/MLB Trade Deadline: Live Grades for All the Biggest Trades

MLB Trade Deadline: Live Grades for All the Biggest Trades

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    Trevor Bauer is now a Cincinnati Red. Let's talk about it.

    Trevor Bauer is now a Cincinnati Red. Let’s talk about it.Vaughn Ridley/Getty Images

    Welcome, at long last, to the Major League Baseball trade deadline.

    Now go ahead and settle in for some trade grades.

    We’ve already graded the biggest trades from the final days leading up to Wednesday’s 4 p.m. ET deadline. We’ll be adding more as the day moves along.

    For buyers, we considered how well their new pieces fit in and how much they gave up. For sellers, we simply weighed whether they got enough back.

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    Yasiel Puig

    Yasiel PuigJohn Minchillo/Associated Press

    Date: July 30

    The Trade: Cleveland Indians get RF Yasiel Puig, RF Franmil Reyes, LHP Logan Allen, LHP Scott Moss and INF Victor Nova; Cincinnati Reds get RHP Trevor Bauer; San Diego Padres get OF Taylor Trammell

                       

    For the Indians

    Somehow, someway, the Indians did it. They managed to get better despite trading their best pitcher.

    Although it’s been better recently, the Indians have been held back by their offense for much of the season. With Puig (who has a .925 OPS since May 24) and Reyes (who has an .847 OPS and 27 home runs overall) now aboard, Francisco Lindor, Carlos Santana and Jose Ramirez are surrounded by legit firepower.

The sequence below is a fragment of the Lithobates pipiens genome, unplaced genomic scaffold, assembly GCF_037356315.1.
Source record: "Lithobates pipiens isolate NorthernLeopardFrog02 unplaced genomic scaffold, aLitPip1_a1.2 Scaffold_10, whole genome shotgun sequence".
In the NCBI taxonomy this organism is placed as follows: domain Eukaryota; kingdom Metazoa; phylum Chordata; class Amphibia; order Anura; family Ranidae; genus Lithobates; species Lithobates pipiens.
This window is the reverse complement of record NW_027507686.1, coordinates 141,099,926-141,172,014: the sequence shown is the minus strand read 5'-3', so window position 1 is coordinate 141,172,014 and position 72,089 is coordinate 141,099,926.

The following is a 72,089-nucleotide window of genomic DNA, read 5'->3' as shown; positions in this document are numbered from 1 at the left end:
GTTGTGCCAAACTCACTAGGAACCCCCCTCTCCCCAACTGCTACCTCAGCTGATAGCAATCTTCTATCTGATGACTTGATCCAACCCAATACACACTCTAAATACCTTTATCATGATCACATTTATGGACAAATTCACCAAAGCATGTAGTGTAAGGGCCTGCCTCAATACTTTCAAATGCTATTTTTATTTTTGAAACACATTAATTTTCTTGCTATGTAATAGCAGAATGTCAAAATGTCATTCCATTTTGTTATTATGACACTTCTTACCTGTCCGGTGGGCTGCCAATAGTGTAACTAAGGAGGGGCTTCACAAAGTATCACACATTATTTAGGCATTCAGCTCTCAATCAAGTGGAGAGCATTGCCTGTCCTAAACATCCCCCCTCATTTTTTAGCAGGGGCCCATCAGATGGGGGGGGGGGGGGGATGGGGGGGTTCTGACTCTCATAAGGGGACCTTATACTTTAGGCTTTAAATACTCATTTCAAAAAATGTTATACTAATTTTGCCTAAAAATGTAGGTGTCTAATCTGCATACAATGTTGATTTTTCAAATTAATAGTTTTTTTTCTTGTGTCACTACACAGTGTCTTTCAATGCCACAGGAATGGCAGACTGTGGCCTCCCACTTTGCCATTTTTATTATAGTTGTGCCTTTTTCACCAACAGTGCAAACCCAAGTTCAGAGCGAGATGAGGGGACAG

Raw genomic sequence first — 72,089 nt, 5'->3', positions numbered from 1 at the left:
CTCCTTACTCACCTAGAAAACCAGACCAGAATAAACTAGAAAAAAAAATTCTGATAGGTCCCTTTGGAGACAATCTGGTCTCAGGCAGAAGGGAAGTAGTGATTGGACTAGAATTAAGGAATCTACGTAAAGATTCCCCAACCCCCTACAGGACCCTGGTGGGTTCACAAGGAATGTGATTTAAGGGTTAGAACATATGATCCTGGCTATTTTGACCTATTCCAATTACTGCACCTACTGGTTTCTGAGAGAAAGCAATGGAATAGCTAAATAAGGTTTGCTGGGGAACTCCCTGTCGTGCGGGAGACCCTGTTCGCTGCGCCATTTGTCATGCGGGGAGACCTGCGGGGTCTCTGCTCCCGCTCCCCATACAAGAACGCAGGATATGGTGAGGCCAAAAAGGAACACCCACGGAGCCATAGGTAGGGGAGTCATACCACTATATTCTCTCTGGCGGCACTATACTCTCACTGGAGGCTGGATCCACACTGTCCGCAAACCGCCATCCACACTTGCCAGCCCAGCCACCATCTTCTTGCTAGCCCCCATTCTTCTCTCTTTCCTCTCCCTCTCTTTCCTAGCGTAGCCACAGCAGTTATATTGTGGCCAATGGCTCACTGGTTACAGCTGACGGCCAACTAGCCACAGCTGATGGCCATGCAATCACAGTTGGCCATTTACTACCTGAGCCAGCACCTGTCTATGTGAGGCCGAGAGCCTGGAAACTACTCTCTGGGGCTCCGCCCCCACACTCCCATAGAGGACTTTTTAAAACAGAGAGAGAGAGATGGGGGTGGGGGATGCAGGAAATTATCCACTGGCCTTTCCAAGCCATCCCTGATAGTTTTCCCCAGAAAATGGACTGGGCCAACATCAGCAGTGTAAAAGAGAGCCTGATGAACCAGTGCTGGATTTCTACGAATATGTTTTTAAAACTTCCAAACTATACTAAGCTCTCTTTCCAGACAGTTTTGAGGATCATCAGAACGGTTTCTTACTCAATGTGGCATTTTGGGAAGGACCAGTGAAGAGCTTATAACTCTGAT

The Indians might still miss Bauer, but not if Corey Kluber (arm) and Carlos Carrasco (leukemia) make strong returns off the injured list in the coming weeks. That would point their path squarely in the direction of October.

    If not, they’ll at least get to keep Reyes, Allen, Moss and Nova for the long haul.

    Grade: A

                     

    For the Reds

    The Reds almost certainly aren’t going to make the playoffs this year, so renting out Puig was the right thing to do. They won’t miss him.

    Yet it’s odd enough they wanted Bauer now even though they’re not in contention. It’s even odder they gave away Taylor Trammel in addition to Puig. According to MLB.com, he’s the No. 30 prospect in baseball.

    From here, the Reds will either have to flip Bauer for even better young talent or ride him, Luis Castillo and Sonny Gray to the playoffs in 2020. Because otherwise, this trade doesn’t make much sense for them.

    Grade: D

                     

    For the Padres

    Why would the Padres give up a package headlined by a powerful hitter and the No. 98 prospect in MLB?

    In part because both Reyes and Allen were arguably superfluous to their long-term plans. The former is basically the same hitter as Hunter Renfroe, except with a lesser glove. The latter ranked behind MacKenzie Gore, Luis Patino and Adrian Morejon among the club’s top pitching prospects.

    Besides, Trammell is the real prize here. The 21-year-old isn’t yet a finished product, but his hit tool and speed could one day make him an ideal leadoff man for a lineup that’s already headed by Renfroe, Manny Machado and Fernando Tatis Jr.

    Grade: B-

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    Marcus Stroman

    Marcus StromanBen Margot/Associated Press

    Date: July 28

    The Trade: New York Mets get RHP Marcus Stroman; Toronto Blue Jays get LHP Anthony Kay and RHP Simeon Woods-Richardson

                     

    For the Mets

    There should be little not to like about the Mets’ end of this trade. Stroman has been one of the best pitchers in MLB in two of the last three seasons. That includes this one, wherein he has a 2.96 ERA over 124.2 innings. Plus, the Mets got him without having to give up their most cherished prospects.